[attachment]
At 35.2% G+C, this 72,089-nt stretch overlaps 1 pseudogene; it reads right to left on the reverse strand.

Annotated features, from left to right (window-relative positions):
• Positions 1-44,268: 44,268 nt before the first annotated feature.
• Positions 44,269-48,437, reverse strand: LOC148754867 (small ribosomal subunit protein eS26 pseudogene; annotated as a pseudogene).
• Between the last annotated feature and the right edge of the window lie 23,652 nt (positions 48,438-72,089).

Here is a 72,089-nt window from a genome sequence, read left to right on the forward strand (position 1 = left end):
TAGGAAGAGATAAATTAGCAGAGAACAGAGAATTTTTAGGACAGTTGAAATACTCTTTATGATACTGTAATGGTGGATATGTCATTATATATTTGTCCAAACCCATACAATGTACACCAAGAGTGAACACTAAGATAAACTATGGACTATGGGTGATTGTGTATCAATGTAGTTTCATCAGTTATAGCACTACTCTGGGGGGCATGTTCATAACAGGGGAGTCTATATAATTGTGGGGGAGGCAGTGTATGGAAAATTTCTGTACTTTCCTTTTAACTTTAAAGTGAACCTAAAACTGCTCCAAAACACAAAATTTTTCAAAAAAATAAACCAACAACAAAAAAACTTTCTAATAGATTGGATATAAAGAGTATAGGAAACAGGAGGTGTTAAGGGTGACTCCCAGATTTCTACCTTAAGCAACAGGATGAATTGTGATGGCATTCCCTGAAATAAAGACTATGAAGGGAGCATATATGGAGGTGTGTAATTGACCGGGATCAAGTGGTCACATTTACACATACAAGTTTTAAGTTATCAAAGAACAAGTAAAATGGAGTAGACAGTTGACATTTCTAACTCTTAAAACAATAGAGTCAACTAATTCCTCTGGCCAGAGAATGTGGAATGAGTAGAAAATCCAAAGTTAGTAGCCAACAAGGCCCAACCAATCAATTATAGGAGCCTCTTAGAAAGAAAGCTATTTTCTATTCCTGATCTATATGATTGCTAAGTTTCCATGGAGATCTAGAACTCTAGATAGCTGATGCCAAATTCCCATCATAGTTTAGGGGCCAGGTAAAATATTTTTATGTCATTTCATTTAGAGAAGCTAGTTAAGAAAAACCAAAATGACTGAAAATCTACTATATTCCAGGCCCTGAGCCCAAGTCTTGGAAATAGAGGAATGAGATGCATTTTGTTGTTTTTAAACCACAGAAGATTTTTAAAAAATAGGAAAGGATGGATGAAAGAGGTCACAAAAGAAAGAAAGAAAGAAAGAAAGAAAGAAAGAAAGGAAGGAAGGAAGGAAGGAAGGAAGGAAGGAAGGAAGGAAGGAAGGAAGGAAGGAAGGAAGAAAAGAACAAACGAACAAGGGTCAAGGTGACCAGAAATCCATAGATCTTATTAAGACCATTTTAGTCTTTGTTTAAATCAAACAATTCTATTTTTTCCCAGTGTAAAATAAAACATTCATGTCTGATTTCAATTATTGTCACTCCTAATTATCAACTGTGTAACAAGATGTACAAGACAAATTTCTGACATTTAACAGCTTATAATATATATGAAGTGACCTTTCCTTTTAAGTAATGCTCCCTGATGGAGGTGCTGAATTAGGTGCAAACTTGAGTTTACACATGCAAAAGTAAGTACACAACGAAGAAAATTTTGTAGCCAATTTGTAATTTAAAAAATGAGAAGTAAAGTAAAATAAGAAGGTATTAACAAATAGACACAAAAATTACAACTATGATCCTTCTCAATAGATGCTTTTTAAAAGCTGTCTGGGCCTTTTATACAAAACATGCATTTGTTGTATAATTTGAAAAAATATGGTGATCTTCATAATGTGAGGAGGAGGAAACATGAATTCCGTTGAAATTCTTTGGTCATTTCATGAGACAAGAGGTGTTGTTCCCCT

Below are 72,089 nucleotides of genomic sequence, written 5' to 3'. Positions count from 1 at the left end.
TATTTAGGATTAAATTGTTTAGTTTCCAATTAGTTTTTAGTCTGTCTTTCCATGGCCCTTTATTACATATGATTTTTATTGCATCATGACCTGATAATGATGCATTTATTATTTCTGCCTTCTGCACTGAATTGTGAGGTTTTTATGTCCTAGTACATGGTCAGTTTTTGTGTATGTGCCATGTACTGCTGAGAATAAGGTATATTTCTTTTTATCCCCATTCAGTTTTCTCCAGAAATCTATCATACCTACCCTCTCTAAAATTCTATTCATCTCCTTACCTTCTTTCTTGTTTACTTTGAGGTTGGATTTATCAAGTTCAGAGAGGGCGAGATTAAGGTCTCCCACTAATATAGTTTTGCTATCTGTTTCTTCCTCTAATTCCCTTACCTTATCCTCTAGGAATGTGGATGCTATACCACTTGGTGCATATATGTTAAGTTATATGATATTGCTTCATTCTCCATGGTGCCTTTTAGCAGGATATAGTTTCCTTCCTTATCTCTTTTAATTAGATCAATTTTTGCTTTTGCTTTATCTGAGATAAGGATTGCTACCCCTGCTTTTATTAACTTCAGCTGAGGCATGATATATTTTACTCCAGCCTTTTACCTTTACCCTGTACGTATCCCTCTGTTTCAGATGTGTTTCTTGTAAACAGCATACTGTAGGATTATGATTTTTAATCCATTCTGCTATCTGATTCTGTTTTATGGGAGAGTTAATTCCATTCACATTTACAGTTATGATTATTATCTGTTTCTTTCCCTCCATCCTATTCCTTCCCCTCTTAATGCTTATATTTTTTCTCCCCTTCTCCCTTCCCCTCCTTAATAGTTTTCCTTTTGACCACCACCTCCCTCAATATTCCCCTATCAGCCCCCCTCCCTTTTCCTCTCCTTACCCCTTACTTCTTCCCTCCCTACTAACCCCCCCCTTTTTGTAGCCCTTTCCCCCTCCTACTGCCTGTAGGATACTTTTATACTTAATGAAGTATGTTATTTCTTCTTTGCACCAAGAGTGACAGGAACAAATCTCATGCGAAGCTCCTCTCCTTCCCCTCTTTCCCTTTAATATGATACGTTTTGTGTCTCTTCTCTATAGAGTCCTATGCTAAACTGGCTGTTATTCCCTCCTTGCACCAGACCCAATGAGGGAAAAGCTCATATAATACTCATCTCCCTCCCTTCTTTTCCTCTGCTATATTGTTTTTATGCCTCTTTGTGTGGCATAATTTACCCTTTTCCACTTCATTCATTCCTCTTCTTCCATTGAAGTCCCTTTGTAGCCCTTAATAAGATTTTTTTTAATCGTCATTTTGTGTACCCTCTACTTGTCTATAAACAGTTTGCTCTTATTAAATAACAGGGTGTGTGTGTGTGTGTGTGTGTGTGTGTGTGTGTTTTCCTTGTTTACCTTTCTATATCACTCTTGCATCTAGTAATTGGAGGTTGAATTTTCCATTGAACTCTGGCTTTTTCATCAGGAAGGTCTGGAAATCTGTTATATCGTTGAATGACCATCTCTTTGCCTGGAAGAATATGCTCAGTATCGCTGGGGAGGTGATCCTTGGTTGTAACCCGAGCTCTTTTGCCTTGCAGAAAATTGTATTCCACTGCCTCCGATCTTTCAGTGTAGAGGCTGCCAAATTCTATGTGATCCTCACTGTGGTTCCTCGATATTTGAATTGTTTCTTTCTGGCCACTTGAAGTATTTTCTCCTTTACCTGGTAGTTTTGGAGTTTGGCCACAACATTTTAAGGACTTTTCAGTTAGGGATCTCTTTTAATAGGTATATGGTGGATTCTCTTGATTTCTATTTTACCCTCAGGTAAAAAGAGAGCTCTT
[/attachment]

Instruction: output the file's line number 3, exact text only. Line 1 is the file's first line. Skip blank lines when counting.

• Positions 1-44,268: 44,268 nt before the first annotated feature.